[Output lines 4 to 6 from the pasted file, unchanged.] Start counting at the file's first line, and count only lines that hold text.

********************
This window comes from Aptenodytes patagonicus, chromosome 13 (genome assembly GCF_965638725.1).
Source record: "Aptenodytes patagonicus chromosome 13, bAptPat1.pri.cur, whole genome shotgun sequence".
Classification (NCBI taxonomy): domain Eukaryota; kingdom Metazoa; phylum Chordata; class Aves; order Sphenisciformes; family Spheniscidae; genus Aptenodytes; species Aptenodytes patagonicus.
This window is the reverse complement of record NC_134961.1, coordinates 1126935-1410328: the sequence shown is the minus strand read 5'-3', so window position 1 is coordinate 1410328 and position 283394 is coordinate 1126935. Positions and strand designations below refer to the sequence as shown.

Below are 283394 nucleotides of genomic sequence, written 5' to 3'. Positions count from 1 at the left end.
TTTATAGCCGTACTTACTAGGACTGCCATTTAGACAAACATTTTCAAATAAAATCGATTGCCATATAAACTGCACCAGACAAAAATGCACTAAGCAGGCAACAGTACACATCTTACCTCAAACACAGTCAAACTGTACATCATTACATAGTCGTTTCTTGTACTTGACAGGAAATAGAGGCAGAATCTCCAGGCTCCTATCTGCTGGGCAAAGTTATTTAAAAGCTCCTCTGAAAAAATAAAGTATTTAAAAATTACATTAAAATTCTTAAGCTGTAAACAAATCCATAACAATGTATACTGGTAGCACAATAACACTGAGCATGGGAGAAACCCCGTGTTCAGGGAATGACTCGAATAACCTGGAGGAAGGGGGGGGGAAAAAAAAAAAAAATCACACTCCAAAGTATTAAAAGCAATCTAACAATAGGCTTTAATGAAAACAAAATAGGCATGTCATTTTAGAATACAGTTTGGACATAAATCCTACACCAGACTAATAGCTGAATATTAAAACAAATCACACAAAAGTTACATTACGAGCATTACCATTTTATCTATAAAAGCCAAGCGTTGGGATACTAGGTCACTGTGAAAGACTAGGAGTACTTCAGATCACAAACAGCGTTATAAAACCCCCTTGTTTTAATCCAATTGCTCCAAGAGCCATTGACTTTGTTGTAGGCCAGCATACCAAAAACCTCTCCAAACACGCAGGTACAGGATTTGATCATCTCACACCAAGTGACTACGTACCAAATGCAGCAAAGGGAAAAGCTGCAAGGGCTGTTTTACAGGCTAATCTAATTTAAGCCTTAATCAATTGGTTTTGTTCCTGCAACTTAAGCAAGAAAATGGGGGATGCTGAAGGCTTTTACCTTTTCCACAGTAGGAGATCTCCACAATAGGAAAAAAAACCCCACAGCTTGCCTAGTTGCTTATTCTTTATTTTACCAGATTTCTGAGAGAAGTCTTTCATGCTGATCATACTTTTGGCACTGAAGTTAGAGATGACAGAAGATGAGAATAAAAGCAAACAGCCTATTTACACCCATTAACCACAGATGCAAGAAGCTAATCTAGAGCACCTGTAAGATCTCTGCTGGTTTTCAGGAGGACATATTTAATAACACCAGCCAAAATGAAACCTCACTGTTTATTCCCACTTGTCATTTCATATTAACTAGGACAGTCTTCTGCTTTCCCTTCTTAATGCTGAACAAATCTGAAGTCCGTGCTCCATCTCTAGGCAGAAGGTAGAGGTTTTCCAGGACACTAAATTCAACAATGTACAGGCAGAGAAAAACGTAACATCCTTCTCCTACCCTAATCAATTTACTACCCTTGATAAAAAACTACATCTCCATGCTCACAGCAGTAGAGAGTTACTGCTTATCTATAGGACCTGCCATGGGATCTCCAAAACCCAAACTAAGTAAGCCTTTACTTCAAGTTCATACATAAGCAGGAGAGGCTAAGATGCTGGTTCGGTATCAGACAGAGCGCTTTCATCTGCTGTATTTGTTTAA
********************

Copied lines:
This window is the reverse complement of record NC_134961.1, coordinates 1126935-1410328: the sequence shown is the minus strand read 5'-3', so window position 1 is coordinate 1410328 and position 283394 is coordinate 1126935. Positions and strand designations below refer to the sequence as shown.

Below are 283394 nucleotides of genomic sequence, written 5' to 3'. Positions count from 1 at the left end.
TTTATAGCCGTACTTACTAGGACTGCCATTTAGACAAACATTTTCAAATAAAATCGATTGCCATATAAACTGCACCAGACAAAAATGCACTAAGCAGGCAACAGTACACATCTTACCTCAAACACAGTCAAACTGTACATCATTACATAGTCGTTTCTTGTACTTGACAGGAAATAGAGGCAGAATCTCCAGGCTCCTATCTGCTGGGCAAAGTTATTTAAAAGCTCCTCTGAAAAAATAAAGTATTTAAAAATTACATTAAAATTCTTAAGCTGTAAACAAATCCATAACAATGTATACTGGTAGCACAATAACACTGAGCATGGGAGAAACCCCGTGTTCAGGGAATGACTCGAATAACCTGGAGGAAGGGGGGGGGAAAAAAAAAAAAAATCACACTCCAAAGTATTAAAAGCAATCTAACAATAGGCTTTAATGAAAACAAAATAGGCATGTCATTTTAGAATACAGTTTGGACATAAATCCTACACCAGACTAATAGCTGAATATTAAAACAAATCACACAAAAGTTACATTACGAGCATTACCATTTTATCTATAAAAGCCAAGCGTTGGGATACTAGGTCACTGTGAAAGACTAGGAGTACTTCAGATCACAAACAGCGTTATAAAACCCCCTTGTTTTAATCCAATTGCTCCAAGAGCCATTGACTTTGTTGTAGGCCAGCATACCAAAAACCTCTCCAAACACGCAGGTACAGGATTTGATCATCTCACACCAAGTGACTACGTACCAAATGCAGCAAAGGGAAAAGCTGCAAGGGCTGTTTTACAGGCTAATCTAATTTAAGCCTTAATCAATTGGTTTTGTTCCTGCAACTTAAGCAAGAAAATGGGGGATGCTGAAGGCTTTTACCTTTTCCACAGTAGGAGATCTCCACAATAGGAAAAAAAACCCCACAGCTTGCCTAGTTGCTTATTCTTTATTTTACCAGATTTCTGAGAGAAGTCTTTCATGCTGATCATACTTTTGGCACTGAAGTTAGAGATGACAGAAGATGAGAATAAAAGCAAACAGCCTATTTACACCCATTAACCACAGATGCAAGAAGCTAATCTAGAGCACCTGTAAGATCTCTGCTGGTTTTCAGGAGGACATATTTAATAACACCAGCCAAAATGAAACCTCACTGTTTATTCCCACTTGTCATTTCATATTAACTAGGACAGTCTTCTGCTTTCCCTTCTTAATGCTGAACAAATCTGAAGTCCGTGCTCCATCTCTAGGCAGAAGGTAGAGGTTTTCCAGGACACTAAATTCAACAATGTACAGGCAGAGAAAAACGTAACATCCTTCTCCTACCCTAATCAATTTACTACCCTTGATAAAAAACTACATCTCCATGCTCACAGCAGTAGAGAGTTACTGCTTATCTATAGGACCTGCCATGGGATCTCCAAAACCCAAACTAAGTAAGCCTTTACTTCAAGTTCATACATAAGCAGGAGAGGCTAAGATGCTGGTTCGGTATCAGACAGAGCGCTTTCATCTGCTGTATTTGTTTAA